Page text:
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Posted in Child Custody, Child Visitation, Family, Family Court, Parenting Tips, Raising Children
13 comments on “Letting Your Children Choose For Themselves
  1. […] Letting Your Children Choose For Themselves (aboutthechildrenllc.wordpress.com) […]

  2. Michael says:

    Thanks for this post. Thanks for bringing my attention to your site. I am now a follower and will link you in the sidebar of No Greater Love.

    I think what you are doing here is wonderful.

    • Thank you Michael for the comment and follow. Please refer us to anyone you know who gets entangled with a situation like this. We are only looking to help parents as much as possible.

    • I could use your help.

      • Hi Sylvie, asking for help is always the first step to taking care of the issue at hand. We specialize in helping parents get their story in front of a judge so that they can obtain a court order for custody, visitation or divorce. If you are seeking help with your family court issue and don’t know where to begin, we can help you. We’re not a law firm and we can’t give you legal advice, but in most family court issues, you don’t need to spend thousands on an attorney to get the issue addressed. Please contact us to see what we can do for you. Thanks, we look forward to hearing from you.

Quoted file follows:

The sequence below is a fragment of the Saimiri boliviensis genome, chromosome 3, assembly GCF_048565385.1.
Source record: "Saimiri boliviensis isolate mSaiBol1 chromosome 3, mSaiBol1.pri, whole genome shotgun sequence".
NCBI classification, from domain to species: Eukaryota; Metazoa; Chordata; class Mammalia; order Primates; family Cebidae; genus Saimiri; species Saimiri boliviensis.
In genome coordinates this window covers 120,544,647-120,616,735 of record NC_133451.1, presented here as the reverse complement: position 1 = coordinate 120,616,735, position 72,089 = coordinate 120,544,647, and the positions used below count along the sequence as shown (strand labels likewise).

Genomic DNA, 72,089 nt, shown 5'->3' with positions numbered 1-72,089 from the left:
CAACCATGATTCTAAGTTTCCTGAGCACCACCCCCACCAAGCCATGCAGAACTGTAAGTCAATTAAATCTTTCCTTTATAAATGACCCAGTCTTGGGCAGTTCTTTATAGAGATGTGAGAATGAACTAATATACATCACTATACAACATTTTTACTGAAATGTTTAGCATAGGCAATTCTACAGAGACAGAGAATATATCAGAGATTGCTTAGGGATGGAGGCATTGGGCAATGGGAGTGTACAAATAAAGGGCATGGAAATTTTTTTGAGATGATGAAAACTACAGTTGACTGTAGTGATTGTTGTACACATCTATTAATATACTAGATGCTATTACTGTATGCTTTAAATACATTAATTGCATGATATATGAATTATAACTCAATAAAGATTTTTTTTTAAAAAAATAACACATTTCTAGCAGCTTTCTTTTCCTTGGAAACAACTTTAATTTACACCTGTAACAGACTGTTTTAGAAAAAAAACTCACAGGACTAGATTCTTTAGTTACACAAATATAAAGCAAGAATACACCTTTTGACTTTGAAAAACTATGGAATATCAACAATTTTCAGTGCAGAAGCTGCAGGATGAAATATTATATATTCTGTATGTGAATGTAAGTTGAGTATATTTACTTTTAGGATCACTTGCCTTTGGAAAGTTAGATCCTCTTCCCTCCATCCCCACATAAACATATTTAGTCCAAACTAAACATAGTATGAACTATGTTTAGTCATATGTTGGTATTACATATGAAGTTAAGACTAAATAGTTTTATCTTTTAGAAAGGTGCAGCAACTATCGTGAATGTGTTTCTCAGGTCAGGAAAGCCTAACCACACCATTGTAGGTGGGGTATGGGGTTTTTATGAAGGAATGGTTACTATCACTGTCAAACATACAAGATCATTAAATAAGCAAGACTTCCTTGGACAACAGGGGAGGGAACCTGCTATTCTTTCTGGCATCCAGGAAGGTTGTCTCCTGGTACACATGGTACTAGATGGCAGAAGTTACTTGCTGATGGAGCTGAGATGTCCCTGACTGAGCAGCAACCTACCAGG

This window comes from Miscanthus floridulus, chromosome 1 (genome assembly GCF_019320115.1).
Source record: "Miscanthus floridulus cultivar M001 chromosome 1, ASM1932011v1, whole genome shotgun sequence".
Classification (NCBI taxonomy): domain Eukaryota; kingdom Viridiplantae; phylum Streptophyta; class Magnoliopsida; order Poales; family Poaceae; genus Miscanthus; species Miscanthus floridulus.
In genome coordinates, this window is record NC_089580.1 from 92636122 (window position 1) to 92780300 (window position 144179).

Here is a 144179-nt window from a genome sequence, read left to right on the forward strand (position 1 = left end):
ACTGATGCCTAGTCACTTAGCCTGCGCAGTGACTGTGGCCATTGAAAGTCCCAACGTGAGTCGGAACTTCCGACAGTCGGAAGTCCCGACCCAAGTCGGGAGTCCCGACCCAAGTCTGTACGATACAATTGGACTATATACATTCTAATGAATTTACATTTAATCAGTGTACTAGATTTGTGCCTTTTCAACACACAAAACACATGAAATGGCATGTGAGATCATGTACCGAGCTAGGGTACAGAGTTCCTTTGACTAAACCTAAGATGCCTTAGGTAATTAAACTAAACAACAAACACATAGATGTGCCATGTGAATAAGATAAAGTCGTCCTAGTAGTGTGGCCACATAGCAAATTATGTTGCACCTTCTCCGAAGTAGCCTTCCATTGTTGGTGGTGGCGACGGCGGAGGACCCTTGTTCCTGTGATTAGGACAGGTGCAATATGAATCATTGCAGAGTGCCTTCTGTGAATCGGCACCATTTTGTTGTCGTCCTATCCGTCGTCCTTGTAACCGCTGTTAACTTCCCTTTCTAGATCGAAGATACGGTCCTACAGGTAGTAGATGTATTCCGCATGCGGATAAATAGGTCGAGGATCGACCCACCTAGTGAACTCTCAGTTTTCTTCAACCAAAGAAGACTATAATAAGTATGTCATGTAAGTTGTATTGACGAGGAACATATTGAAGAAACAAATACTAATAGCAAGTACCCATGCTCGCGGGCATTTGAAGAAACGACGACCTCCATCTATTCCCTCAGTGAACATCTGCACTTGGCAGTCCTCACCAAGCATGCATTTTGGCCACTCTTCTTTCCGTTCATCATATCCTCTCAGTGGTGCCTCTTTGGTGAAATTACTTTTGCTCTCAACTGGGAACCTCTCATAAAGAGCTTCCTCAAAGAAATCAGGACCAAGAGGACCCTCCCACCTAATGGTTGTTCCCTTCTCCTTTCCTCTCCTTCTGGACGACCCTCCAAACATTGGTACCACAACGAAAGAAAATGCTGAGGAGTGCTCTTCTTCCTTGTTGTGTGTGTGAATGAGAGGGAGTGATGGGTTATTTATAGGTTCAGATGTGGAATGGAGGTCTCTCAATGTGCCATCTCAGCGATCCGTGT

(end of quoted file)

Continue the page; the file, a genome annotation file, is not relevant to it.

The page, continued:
(800) 787-4981

  3. As a child who was NOT made to choose where I lived when my parents separated, I am eternally grateful. At fourteen I was terrified of hurting either one of them by choosing the other, and simply being told what was happening was the biggest relief. I still saw both of them regularly, and I did not have to hurt one of my parents by effectively telling them that I preferred the other. At a time when there was a lot of hurt flying about, this was really important to me. I realise this may seem counter-intuitive, but what seems the right thing to do is not always the best thing to do.

    • Thank you for sharing your honest experiences of growing up. Anyway this situation is observed is difficult on both sides. According to what you said, you had ample time with both parents which is very important.
      That was brave of you to let someone else decide where you should live during your youth. Most of the time the right decisions are also the hardest ones make. Thanks for posting your thoughts.